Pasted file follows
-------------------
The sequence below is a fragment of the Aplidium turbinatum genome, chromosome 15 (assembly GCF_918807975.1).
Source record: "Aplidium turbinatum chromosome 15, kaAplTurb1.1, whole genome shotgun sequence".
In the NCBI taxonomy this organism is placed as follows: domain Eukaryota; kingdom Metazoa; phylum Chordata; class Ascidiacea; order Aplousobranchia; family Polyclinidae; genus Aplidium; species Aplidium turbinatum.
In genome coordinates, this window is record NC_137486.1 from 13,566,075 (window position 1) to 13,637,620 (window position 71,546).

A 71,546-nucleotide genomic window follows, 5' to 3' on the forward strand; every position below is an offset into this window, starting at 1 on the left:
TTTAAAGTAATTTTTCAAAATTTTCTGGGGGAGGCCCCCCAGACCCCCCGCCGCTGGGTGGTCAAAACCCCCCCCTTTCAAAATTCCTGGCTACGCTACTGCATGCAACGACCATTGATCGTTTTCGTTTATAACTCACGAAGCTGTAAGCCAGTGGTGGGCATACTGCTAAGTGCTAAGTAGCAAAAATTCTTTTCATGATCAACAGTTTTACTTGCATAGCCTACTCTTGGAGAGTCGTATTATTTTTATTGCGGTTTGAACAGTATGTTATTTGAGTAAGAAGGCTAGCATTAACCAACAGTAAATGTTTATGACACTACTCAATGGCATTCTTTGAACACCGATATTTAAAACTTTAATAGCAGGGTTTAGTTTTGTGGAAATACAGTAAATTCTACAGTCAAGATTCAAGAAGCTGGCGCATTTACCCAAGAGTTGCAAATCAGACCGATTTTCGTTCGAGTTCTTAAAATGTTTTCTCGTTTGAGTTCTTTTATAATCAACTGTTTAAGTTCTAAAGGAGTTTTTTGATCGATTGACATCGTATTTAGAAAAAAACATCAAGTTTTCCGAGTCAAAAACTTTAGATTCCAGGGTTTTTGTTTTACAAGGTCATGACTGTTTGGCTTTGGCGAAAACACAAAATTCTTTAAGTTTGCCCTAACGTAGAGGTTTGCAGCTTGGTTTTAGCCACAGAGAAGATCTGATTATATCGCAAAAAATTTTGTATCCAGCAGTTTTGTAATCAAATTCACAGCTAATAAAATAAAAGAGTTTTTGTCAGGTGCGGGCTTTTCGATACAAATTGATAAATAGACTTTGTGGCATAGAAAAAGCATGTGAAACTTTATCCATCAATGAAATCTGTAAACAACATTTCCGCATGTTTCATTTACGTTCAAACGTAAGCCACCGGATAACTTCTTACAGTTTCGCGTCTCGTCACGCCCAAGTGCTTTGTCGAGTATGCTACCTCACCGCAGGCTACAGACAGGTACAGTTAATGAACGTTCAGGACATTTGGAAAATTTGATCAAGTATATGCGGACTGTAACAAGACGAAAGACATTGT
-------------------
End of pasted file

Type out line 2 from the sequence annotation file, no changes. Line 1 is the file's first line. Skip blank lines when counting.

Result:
Source record: "Aplidium turbinatum chromosome 15, kaAplTurb1.1, whole genome shotgun sequence".